Dear Black America

By Uloop Archives on July 26, 2013

When writing this, I should have been asleep. Instead, I sat on a couch, in a cold room, trying to piece together my thoughts so I can say what I’m about to say in the best way possible.

 

In light of recent events: Edits to key legislation in the Voting Rights Act, additional measures colleges must consider when choosing to implement affirmative action policies, the George Zimmerman not guilty verdict, “No Justice for Trayvon Martin” rallies, President Obama’s speech on race relations/racial profiling, and even Bill O’Reilly’s evening memos this week calling liberals and black leaders to basically get their sh*t together when it comes to the revival of the black community—this is my attempt to somehow enlighten each and every one of you and share what I think we should do as black Americans.

But before I get to that, I just want to say I am proud of us. We’ve come a long way. We survived the atrocities of slavery, the false virtues of the-Jim Crow-separate-but-equal-nonsense, voting discrimination, threats, murders, ongoing racism, stereotypes, bullying, abuse, people minimizing our racial experiences, and main stream society under representing us in the media and popular publications Americans indulge in at their leisure.

We have made a name for ourselves. We have created our own massive culture (given, there are sub-cultures as well); one that is so unique and so beautiful, other racial groups try to emulate it to be cool or find something that “feels black” (Hey, Miley).

We hold the legacy of the Civil Rights Movement—a series of events in America’s history—that are appreciated by citizens all over the world. People in other nations admire our strength, our persistence, our desire to live a life of equality, and our efforts to go about earning those rights in a mostly non-violent way.

Certainly, our ancestors didn’t necessarily ask to be here. They weren’t given the option to board a ship and enter through Ellis Island like most European immigrants did. Our ancestors were brought over here against their will, chained, whipped, and raped so more slaves could be made and sold—all so America could be among the leading world superpowers. It’s understandable we may not be overwhelmingly ecstatic on July 4 as say, descendants of immigrants.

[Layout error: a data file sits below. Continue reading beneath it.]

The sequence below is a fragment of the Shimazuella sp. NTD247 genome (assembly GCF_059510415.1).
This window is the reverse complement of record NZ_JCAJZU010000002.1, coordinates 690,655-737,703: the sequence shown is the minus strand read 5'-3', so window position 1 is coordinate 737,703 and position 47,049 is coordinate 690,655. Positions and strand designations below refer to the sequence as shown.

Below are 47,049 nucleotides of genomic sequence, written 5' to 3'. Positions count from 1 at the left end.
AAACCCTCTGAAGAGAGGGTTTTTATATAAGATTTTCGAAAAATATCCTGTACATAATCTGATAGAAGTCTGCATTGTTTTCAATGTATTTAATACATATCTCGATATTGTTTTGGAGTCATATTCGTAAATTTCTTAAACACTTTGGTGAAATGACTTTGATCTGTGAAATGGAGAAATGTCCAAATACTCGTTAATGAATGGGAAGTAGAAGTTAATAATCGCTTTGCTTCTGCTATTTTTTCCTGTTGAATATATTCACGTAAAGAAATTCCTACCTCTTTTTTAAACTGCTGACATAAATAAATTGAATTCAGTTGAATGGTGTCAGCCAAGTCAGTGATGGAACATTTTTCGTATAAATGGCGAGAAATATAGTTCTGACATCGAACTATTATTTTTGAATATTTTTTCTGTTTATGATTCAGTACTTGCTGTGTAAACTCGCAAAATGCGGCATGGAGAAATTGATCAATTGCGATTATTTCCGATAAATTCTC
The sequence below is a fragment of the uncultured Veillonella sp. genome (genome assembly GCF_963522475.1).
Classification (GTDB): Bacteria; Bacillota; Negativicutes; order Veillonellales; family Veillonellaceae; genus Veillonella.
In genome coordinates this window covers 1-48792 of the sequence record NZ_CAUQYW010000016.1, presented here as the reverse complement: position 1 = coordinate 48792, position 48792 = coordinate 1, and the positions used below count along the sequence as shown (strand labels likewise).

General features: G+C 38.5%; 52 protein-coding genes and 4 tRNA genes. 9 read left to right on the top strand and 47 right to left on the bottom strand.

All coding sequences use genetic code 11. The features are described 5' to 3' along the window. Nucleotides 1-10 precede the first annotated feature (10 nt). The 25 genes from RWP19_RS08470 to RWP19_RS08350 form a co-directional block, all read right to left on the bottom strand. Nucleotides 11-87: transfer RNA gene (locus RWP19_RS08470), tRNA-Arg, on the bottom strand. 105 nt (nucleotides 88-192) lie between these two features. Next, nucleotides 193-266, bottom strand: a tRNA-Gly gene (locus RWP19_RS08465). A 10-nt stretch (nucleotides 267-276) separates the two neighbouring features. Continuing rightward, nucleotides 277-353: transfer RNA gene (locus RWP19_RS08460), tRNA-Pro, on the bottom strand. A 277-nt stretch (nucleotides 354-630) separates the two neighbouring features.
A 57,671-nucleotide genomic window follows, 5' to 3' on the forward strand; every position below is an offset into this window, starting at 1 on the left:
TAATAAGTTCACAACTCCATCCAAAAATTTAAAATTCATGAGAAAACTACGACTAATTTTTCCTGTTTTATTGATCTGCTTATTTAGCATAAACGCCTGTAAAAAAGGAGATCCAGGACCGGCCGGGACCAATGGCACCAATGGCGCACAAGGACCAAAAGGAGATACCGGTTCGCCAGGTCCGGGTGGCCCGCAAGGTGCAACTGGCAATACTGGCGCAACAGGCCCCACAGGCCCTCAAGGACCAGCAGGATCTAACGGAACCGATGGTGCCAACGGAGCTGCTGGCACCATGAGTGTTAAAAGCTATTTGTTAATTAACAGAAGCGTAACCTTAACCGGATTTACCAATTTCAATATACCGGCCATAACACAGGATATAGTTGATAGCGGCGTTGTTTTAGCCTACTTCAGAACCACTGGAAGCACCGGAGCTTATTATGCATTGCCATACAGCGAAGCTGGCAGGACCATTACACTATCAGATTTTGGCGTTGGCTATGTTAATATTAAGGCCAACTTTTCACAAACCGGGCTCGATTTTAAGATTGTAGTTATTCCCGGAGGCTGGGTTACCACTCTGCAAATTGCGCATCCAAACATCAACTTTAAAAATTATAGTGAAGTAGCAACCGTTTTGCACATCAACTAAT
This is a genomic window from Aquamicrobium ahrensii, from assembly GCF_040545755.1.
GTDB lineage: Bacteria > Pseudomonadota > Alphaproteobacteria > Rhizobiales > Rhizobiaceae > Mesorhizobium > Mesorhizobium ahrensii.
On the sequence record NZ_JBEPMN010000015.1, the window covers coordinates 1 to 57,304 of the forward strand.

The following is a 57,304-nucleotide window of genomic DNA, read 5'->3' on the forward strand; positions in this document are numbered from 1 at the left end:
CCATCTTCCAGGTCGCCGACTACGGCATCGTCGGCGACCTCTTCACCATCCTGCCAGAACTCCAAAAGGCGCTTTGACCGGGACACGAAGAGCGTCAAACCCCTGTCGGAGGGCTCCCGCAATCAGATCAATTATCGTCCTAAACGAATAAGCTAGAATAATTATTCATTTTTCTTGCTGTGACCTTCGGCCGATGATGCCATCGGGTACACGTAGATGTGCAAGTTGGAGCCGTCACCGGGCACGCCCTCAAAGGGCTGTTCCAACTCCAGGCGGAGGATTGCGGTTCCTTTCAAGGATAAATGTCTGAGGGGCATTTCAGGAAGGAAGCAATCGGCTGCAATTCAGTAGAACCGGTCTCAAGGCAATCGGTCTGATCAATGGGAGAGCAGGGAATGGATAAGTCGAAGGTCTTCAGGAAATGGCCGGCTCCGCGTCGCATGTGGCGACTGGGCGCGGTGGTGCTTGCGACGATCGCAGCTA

And still, we have overcome so much.

Despite our accomplishments and our contributions to society—no matter how undermined or celebrated they may be by the masses—we still have a long way to go. Poverty still reeks in our communities. Crime is a serious problem. Changes need to be made.

And it all starts with us.

Combating these social realities and economic disparities is not an effort that can be done alone by the government. We have to want change, too. It should be the effort of both parties, as solving societal problems is a group effort.

I understand not every black person has the same set of experience or realities. Not every black person is a Claire and Cliff Huxtable, an Aunt Vivian and Uncle Phil, a Precious, or a Madea. Every black person does not come from a poverty-stricken background, is a high-school drop out, had children fairly young, or has the same mindset.

Nonetheless, it is a message I want us each to grapple with as we contribute to the success of our community at large, no matter where we stand on the socioeconomic or political platform. That means the successful black folks who “made it” shouldn’t look down on those who didn’t, and those who haven’t “made it” shouldn’t look at privileged black folks and call them sell-outs.

That only separates us even more.